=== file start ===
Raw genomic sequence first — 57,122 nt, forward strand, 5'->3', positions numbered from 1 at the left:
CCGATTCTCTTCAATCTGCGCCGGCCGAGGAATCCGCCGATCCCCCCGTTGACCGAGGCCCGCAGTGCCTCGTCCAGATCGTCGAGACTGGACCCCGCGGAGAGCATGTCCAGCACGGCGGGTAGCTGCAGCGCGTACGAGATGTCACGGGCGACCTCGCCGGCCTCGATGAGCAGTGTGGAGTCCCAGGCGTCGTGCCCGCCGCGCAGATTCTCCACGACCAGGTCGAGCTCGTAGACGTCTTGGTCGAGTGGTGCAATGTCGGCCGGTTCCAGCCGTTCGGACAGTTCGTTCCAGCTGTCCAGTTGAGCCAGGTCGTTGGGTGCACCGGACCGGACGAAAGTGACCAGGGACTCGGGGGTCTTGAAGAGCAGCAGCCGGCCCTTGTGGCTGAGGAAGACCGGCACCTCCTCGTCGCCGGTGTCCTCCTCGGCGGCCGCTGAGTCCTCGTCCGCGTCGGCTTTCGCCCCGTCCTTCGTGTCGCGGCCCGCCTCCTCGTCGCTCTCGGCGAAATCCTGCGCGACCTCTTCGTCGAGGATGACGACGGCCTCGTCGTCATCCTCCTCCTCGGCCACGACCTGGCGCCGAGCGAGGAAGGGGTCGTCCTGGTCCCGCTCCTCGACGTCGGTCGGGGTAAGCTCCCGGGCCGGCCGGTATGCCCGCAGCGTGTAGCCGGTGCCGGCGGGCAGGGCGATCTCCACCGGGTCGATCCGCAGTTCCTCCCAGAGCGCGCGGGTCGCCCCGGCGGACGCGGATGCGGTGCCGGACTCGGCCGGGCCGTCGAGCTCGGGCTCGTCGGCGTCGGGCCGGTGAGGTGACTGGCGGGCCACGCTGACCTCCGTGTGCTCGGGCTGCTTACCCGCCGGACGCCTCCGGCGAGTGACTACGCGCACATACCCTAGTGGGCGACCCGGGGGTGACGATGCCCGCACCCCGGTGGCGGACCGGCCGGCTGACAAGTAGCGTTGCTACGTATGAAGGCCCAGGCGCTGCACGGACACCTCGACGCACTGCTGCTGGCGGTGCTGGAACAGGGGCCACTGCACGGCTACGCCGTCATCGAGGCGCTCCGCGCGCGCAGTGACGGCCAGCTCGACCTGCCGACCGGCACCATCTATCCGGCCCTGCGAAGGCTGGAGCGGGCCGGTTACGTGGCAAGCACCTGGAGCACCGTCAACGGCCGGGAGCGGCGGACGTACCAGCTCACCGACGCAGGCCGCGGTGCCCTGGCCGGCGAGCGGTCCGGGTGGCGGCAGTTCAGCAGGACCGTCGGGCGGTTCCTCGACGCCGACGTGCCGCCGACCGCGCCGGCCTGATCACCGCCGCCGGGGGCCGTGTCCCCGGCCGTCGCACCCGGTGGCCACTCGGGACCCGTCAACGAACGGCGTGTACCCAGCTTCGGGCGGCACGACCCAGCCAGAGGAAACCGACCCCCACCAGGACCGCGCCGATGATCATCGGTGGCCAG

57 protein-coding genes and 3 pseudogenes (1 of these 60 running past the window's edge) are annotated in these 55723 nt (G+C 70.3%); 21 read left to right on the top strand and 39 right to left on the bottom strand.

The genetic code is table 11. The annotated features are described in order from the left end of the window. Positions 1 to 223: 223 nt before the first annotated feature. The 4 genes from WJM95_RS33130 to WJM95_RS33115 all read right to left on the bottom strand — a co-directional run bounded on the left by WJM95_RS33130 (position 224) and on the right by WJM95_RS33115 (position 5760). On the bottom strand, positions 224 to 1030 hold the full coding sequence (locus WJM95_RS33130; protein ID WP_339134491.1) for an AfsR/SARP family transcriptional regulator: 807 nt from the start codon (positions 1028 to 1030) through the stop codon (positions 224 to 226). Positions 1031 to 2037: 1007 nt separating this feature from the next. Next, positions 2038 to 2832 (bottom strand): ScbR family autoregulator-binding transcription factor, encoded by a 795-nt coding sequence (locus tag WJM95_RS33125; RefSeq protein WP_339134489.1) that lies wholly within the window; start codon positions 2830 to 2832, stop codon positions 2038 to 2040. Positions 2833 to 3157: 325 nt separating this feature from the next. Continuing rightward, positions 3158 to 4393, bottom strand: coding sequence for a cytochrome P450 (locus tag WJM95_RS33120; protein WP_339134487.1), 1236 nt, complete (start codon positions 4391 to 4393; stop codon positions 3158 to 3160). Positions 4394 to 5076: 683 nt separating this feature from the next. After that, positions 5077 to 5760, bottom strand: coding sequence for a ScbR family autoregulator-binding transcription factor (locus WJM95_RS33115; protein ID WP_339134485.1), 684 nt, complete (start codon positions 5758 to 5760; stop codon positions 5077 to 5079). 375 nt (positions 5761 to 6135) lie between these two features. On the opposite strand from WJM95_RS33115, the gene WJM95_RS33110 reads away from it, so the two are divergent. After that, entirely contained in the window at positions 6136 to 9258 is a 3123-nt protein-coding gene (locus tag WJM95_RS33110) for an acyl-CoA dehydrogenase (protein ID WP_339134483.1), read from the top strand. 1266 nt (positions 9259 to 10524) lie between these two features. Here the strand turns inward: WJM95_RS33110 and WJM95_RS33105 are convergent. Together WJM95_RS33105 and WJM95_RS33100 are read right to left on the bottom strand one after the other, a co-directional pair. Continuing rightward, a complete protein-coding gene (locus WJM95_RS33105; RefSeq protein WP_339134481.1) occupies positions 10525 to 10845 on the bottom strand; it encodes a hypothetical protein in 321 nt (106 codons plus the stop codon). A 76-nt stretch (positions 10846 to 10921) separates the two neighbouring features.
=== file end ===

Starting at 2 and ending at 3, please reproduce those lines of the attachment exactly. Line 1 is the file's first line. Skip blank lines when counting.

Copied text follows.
CCGATTCTCTTCAATCTGCGCCGGCCGAGGAATCCGCCGATCCCCCCGTTGACCGAGGCCCGCAGTGCCTCGTCCAGATCGTCGAGACTGGACCCCGCGGAGAGCATGTCCAGCACGGCGGGTAGCTGCAGCGCGTACGAGATGTCACGGGCGACCTCGCCGGCCTCGATGAGCAGTGTGGAGTCCCAGGCGTCGTGCCCGCCGCGCAGATTCTCCACGACCAGGTCGAGCTCGTAGACGTCTTGGTCGAGTGGTGCAATGTCGGCCGGTTCCAGCCGTTCGGACAGTTCGTTCCAGCTGTCCAGTTGAGCCAGGTCGTTGGGTGCACCGGACCGGACGAAAGTGACCAGGGACTCGGGGGTCTTGAAGAGCAGCAGCCGGCCCTTGTGGCTGAGGAAGACCGGCACCTCCTCGTCGCCGGTGTCCTCCTCGGCGGCCGCTGAGTCCTCGTCCGCGTCGGCTTTCGCCCCGTCCTTCGTGTCGCGGCCCGCCTCCTCGTCGCTCTCGGCGAAATCCTGCGCGACCTCTTCGTCGAGGATGACGACGGCCTCGTCGTCATCCTCCTCCTCGGCCACGACCTGGCGCCGAGCGAGGAAGGGGTCGTCCTGGTCCCGCTCCTCGACGTCGGTCGGGGTAAGCTCCCGGGCCGGCCGGTATGCCCGCAGCGTGTAGCCGGTGCCGGCGGGCAGGGCGATCTCCACCGGGTCGATCCGCAGTTCCTCCCAGAGCGCGCGGGTCGCCCCGGCGGACGCGGATGCGGTGCCGGACTCGGCCGGGCCGTCGAGCTCGGGCTCGTCGGCGTCGGGCCGGTGAGGTGACTGGCGGGCCACGCTGACCTCCGTGTGCTCGGGCTGCTTACCCGCCGGACGCCTCCGGCGAGTGACTACGCGCACATACCCTAGTGGGCGACCCGGGGGTGACGATGCCCGCACCCCGGTGGCGGACCGGCCGGCTGACAAGTAGCGTTGCTACGTATGAAGGCCCAGGCGCTGCACGGACACCTCGACGCACTGCTGCTGGCGGTGCTGGAACAGGGGCCACTGCACGGCTACGCCGTCATCGAGGCGCTCCGCGCGCGCAGTGACGGCCAGCTCGACCTGCCGACCGGCACCATCTATCCGGCCCTGCGAAGGCTGGAGCGGGCCGGTTACGTGGCAAGCACCTGGAGCACCGTCAACGGCCGGGAGCGGCGGACGTACCAGCTCACCGACGCAGGCCGCGGTGCCCTGGCCGGCGAGCGGTCCGGGTGGCGGCAGTTCAGCAGGACCGTCGGGCGGTTCCTCGACGCCGACGTGCCGCCGACCGCGCCGGCCTGATCACCGCCGCCGGGGGCCGTGTCCCCGGCCGTCGCACCCGGTGGCCACTCGGGACCCGTCAACGAACGGCGTGTACCCAGCTTCGGGCGGCACGACCCAGCCAGAGGAAACCGACCCCCACCAGGACCGCGCCGATGATCATCGGTGGCCAG

57 protein-coding genes and 3 pseudogenes (1 of these 60 running past the window's edge) are annotated in these 55723 nt (G+C 70.3%); 21 read left to right on the top strand and 39 right to left on the bottom strand.